Pouring into next generation marriages
Last fall as county lockdowns began to lift and mask policies relaxed, Ridgepoint Church in Wichita, Kan., decided to take advantage of the opportunity and offer a weeknight marriage class for couples called “Strengthen Your Marriage.”
Matt Gallagher, who volunteers with Twenty30, Ridgepoint’s young adult ministry, leads the class with his wife, Lori. Matt and Lori have attended Ridgepoint for 22 years and have served in multiple roles. Matt is also a licensed clinical professional counselor who has been in private practice for 13 years. This gives him a unique understanding of what young couples are up against.
In 2018, the Twenty30 leadership team began developing a plan to deliberately engage young married couples in the church. Matt was invited to help provide leadership for a “No Pressure Life Group,” which met one evening during the week and a Sunday morning “Coffee and Jesus” class. Both were designed to facilitate community and help couples grow in faith.
“It was exciting to watch this ministry launch with new connections forming and steady growth in attendance,” he says. “In the early days of the pandemic, it was frustrating to have to cancel events and lose that sense of connection.”
Last fall, the team was excited to be able to pick up where they left off. As part of the “Strengthen Your Marriage” class, Matt and Lori lead discussions on everyday marriage challenges, such as communication, conflict resolution and the stages of development for couples and young families.
“The loose format leads to unplanned moments,” he says, “but also facilitates some organic discussions about everyday life that hopefully normalizes each person’s experience.”
Six to 12 couples attend weekly.
“Some of the most rewarding moments are watching individuals realize how normal it is to grow weary in everyday challenges or argue over the mundane patterns of life like folding laundry, doing dishes and cooking food,” Matt says. “But God can meet them there and bless their relationships.”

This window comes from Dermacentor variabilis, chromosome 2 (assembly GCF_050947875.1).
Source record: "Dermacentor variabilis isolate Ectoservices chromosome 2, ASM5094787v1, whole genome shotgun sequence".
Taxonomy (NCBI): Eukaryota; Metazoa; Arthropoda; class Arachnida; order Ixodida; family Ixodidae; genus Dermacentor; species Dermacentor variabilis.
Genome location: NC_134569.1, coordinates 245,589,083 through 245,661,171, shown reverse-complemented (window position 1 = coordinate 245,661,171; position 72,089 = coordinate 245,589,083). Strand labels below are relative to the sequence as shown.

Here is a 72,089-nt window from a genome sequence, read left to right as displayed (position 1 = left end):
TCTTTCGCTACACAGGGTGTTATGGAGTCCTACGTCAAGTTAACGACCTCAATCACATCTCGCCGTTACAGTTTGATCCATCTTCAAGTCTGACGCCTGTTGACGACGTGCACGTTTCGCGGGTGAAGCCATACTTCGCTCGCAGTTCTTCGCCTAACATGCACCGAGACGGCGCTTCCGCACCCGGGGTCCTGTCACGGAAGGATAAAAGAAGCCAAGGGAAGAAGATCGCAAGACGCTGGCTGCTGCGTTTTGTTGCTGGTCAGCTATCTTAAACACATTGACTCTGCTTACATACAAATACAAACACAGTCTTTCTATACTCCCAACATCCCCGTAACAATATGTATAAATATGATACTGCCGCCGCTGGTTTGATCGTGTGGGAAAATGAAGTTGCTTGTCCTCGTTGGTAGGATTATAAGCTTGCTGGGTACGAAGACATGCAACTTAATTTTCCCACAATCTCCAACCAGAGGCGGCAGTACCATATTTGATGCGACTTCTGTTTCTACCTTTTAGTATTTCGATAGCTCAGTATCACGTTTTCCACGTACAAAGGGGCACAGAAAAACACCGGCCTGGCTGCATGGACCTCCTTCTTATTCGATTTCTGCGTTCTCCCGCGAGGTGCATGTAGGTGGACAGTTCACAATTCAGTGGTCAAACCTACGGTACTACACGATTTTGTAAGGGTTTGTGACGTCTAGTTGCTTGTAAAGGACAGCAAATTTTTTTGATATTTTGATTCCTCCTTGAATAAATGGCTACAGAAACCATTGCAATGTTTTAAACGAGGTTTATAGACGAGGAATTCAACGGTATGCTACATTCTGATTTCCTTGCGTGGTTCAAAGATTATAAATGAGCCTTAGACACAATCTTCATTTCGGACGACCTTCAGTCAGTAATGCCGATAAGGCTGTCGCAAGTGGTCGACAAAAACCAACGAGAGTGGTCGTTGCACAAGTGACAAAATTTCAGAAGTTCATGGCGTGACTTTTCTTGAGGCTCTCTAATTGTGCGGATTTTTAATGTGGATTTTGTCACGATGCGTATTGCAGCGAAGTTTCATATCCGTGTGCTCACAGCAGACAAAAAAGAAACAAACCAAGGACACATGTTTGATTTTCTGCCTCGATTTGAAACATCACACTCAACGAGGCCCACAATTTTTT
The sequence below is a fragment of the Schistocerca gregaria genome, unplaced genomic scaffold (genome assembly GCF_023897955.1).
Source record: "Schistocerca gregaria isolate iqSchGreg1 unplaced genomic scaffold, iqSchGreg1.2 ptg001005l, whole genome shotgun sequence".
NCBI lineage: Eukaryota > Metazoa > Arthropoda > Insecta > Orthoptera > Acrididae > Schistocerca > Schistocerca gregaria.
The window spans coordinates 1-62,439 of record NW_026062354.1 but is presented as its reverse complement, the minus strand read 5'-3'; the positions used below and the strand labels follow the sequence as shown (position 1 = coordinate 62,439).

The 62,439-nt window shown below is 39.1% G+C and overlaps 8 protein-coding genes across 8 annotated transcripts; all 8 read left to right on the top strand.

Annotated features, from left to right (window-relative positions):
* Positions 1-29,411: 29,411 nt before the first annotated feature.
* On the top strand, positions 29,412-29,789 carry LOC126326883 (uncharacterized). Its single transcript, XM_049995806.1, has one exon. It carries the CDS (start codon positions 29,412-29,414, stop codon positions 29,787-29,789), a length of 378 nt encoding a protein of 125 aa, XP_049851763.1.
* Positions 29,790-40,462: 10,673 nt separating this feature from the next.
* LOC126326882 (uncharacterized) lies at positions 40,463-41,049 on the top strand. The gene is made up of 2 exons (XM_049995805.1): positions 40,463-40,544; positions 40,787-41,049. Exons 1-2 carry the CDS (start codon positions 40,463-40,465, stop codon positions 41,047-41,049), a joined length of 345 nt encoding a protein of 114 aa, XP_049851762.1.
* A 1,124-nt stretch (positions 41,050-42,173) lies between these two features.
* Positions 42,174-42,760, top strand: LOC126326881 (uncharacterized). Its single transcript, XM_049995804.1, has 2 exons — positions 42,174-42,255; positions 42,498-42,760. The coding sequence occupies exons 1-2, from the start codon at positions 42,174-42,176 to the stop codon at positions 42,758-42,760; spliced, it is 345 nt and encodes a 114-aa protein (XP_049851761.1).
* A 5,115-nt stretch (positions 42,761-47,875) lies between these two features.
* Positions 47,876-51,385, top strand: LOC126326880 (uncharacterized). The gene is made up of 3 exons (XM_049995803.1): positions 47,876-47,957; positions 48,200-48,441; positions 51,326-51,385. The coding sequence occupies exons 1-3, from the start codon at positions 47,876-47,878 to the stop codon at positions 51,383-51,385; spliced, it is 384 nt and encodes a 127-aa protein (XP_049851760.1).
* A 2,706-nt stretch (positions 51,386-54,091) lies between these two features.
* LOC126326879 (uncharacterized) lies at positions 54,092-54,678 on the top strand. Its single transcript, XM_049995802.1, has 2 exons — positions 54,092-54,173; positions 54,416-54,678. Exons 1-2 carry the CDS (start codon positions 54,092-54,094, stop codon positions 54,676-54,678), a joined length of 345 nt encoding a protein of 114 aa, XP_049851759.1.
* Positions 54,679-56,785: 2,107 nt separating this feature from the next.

The Twenty30 leadership team regularly reflects on ways to provide new opportunities for connection and personal development among young married couples.
“Ideally, we are looking for ways to encourage organic leadership and encourage the next generation that will guide our churches,” Matt says.
Churches like The Bridge, Salem and Ridgepoint have discovered that strong marriages and families can be an engine for accomplishing the Great Commission found in Matthew 28:18-20. Efforts to strengthen marriages and encourage couples to center their homes and families around Christ acts like fuel for that engine. As we move into a post-pandemic world, the timing could not be better for fortifying the marriages of God’s people.
Angel Gabion and her husband, Jeff, who have been married for 18 years, attended the Refresh marriage conference at The Bridge. Angel says the messages that day revealed some specific “bad habits” she had been practicing throughout her marriage and some ways she and her husband weren’t walking in unity. The speakers’ words also gave her a lot of hope for change.
This change was cemented through attending the six-week “Gospel-Centered Marriage” class.
“The course provided Jeff and me guidance and tools to walk in our faith as husband and wife, not as separate individuals,” Angel says. “Because of this, we are now growing together in our relationship with God, and he has blessed our marriage and family in ways only he can.”
Suzanne Hadley Gosselin is the co-author of “Grit and Grace: Devotions for Warrior Moms.” Her husband, Kevin, is a pastor at Bridge Bible Church, a Mennonite Brethren congregation in Bakersfield, California. They have four young children.